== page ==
In the post-GFC era, a paradox emerged whereby “bad news was good news” for financial markets—bad economic data meant more Fed policy accommodation, which is always welcomed by investors.
If bad news isn’t good news anymore, in the minds of investors, what exactly constitutes good news for the markets? (UBS)
This era is over, at least for now. The Fed and other major central banks are in inflation- fighting mode and sufficiently behind the curve, so that weak data in the near term is unlikely to deter policy tightening. If bad news isn’t good news anymore, in the minds of investors, what exactly constitutes good news for the markets?
A few strong growth data points won’t suffice and could actually be bad news if they embolden the Fed to be more hawkish. The January jobs report released on Friday illustrates the point. The 467,000 new jobs far exceeded expectations, compounded by the 709,000 combined upward revisions for November and December. Distortions caused by the annual revisions and the 2020 census adjustments temper what would normally be considered a blowout result. And the 5.7% year-on-year increase in average hourly earnings fueled inflation concerns, which further raised Fed hiking expectations and rates. Given these conflicting results, equity markets appeared unsure how to react, with S&P 500 futures flat by late morning before closing higher on the day due more to technicals than fundamentals.
Instead, it’s likely that it will take a few months of good economic news to change investor sentiment that’s turned cautious; i.e., flip recommendations from “sell the rallies” back to “buy the dips.” The root of this caution stems from worries that the Fed is about to tighten policy as the economy slows and doubts about how much inflation can moderate without the Fed significantly tightening financial conditions. It will take time for those concerns to be ameliorated, which we think that they will be. In the meantime, this regime of ambiguous good news has a few investment implications.
First, market reaction to news is likely to be asymmetric: more negative for bad news than it is positive for good news. That’s certainly been the case during the 4Q21 earnings season, and the same can be said for the January jobs number compared to other strong payroll reports over the past year. This speaks to investor sentiment becoming fragile in the face of the Fed’s hawkish pivot. For equities to go higher in the near term, they will have to overcome a true wall of worry.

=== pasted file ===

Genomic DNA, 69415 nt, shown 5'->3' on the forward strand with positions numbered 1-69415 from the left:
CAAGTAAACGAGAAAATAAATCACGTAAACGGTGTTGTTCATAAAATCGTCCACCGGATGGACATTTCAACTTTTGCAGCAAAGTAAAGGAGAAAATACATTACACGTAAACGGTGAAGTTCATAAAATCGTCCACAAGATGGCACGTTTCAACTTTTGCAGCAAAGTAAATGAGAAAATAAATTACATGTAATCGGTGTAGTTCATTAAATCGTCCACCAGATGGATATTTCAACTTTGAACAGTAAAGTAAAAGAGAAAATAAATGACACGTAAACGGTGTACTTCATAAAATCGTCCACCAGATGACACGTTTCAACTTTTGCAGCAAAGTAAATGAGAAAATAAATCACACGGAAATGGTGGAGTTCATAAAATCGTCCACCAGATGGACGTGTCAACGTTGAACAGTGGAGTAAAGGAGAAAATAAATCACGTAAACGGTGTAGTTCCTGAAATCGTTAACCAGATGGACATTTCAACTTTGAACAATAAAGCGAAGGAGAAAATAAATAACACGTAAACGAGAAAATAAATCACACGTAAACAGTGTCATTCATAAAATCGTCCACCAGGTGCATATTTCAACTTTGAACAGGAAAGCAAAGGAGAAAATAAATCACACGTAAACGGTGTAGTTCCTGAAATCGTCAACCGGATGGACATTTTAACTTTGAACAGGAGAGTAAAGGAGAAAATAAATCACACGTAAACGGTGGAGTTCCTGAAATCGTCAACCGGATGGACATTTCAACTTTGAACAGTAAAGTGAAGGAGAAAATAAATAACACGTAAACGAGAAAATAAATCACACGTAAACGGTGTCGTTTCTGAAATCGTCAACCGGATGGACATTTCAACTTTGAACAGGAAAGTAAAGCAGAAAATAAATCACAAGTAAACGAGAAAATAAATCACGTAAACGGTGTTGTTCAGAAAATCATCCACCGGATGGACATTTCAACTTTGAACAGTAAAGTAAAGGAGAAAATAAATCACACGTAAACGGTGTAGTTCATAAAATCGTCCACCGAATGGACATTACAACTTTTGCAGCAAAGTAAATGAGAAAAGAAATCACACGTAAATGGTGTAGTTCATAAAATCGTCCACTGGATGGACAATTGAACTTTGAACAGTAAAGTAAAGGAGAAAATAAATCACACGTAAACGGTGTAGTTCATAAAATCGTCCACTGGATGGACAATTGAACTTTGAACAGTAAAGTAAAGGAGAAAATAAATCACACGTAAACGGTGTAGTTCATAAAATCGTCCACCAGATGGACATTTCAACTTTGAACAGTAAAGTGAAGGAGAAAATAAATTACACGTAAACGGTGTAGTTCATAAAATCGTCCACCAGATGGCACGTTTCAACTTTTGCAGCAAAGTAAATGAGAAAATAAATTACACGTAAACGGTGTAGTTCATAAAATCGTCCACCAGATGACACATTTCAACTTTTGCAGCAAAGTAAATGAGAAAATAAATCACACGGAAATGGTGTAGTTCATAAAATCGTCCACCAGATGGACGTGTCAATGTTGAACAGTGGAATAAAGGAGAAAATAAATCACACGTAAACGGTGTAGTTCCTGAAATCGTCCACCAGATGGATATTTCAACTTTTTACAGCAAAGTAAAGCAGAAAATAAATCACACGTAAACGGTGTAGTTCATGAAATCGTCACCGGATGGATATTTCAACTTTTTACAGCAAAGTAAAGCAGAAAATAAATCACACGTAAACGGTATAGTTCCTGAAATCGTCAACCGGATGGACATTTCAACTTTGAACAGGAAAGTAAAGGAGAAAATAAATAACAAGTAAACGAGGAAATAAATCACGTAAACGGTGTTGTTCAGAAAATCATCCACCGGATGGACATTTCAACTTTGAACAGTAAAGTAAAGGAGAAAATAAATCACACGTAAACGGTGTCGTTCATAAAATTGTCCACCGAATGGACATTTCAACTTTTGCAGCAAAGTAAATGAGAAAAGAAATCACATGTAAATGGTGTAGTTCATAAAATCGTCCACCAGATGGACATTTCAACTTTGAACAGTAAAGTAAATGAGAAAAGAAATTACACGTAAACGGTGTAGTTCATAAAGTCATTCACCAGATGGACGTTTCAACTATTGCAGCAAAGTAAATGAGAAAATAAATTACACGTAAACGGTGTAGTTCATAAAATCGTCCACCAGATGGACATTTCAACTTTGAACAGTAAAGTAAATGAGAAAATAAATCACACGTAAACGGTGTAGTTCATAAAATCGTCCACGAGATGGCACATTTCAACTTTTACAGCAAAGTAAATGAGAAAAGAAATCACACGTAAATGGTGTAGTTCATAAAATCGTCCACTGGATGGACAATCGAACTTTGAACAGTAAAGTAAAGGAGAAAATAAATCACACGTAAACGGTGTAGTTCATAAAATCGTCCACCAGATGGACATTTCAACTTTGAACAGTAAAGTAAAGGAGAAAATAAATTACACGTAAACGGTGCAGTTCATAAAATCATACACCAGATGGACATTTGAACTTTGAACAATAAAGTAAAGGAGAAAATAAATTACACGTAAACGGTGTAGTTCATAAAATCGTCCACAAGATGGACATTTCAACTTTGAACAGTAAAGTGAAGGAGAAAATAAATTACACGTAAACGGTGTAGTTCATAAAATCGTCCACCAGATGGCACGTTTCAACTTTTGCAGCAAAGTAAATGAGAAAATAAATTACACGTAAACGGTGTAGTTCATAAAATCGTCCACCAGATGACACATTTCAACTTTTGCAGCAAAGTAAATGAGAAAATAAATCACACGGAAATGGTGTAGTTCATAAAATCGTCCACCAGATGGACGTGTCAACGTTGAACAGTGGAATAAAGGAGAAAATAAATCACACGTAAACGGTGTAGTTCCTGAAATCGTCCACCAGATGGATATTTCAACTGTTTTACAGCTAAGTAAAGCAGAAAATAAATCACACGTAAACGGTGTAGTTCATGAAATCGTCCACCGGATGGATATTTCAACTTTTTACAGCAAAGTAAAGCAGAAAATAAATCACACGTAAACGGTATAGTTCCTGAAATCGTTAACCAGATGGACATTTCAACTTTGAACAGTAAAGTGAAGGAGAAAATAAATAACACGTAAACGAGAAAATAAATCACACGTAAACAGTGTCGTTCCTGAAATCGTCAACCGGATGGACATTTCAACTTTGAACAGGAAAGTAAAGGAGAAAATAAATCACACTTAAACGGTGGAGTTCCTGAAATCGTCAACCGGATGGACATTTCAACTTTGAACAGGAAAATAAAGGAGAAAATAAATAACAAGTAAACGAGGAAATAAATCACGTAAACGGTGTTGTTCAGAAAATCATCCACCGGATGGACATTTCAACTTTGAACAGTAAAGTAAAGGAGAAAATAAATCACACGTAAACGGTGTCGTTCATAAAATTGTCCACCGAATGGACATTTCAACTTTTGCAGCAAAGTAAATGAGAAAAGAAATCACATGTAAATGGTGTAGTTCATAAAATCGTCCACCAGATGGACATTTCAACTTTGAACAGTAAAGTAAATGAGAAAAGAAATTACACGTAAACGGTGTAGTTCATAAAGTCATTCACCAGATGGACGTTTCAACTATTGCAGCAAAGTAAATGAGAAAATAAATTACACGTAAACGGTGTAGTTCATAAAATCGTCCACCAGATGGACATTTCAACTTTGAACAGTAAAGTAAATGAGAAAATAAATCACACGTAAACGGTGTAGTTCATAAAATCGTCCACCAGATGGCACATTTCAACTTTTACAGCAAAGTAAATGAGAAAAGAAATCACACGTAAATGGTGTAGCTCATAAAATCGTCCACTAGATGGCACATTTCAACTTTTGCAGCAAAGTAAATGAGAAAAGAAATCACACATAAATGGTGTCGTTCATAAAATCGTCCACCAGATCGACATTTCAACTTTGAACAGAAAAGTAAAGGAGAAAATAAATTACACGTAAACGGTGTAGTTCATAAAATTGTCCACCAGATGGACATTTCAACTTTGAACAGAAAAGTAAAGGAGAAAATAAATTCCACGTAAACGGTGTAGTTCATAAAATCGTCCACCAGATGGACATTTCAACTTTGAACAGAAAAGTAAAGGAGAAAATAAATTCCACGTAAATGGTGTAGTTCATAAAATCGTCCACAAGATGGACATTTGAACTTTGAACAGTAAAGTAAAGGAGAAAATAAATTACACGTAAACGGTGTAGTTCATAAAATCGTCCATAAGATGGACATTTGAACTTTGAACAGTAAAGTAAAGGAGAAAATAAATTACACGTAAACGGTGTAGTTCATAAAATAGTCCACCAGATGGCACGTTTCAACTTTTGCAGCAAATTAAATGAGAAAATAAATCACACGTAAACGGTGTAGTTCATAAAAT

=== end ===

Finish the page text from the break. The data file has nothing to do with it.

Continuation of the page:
Second, markets are supposed to be forward-looking, but at the moment they appear to be trading on “spot” news—i.e., current data—not expected data. Omicron has temporarily disrupted economic activity, but it’s also made the data noisier, so it’s harder to judge the true direction of growth. This change in market behavior also stems from the Fed’s new policy reaction function. Pre-pandemic, the Fed started hiking rates expecting inflation and employment to reach their targets, but before they actually did. This cycle, the Fed has waited for both conditions to be met before starting to hike. In other words, the Fed is now outcome-dependent, and so too are investors. The combination of this approach and noisy data means investors seem to have low conviction that the macro situation will get better, which puts relatively greater emphasis on current data.
Third, the few months of good data necessary to turn sentiment could be starting now and may peak in 2Q22. By then economic data should be accelerating after the omicron slowdown, while the start of the inflation moderation should be evident. This dynamic could be similar to what transpired at the start of 4Q21, after the delta wave receded and 3Q earnings proved to be far more resilient than expected. It’s worth noting that those conditions contributed to a 9% rally in the S&P 500 from early October to early November after it fell 5% in September. Repeating a rally of the October magnitude will be difficult, especially with the Fed hiking rates. But it’s likely that by the spring good economic data will start to be perceived that way, providing a tailwind for risk assets. But until then, be prepared for more market choppiness.
Main contributor – Jason Draho
Content is a product of the Chief Investment Office (CIO).
Read original report – What is good news anymore?, 7 February 2022.
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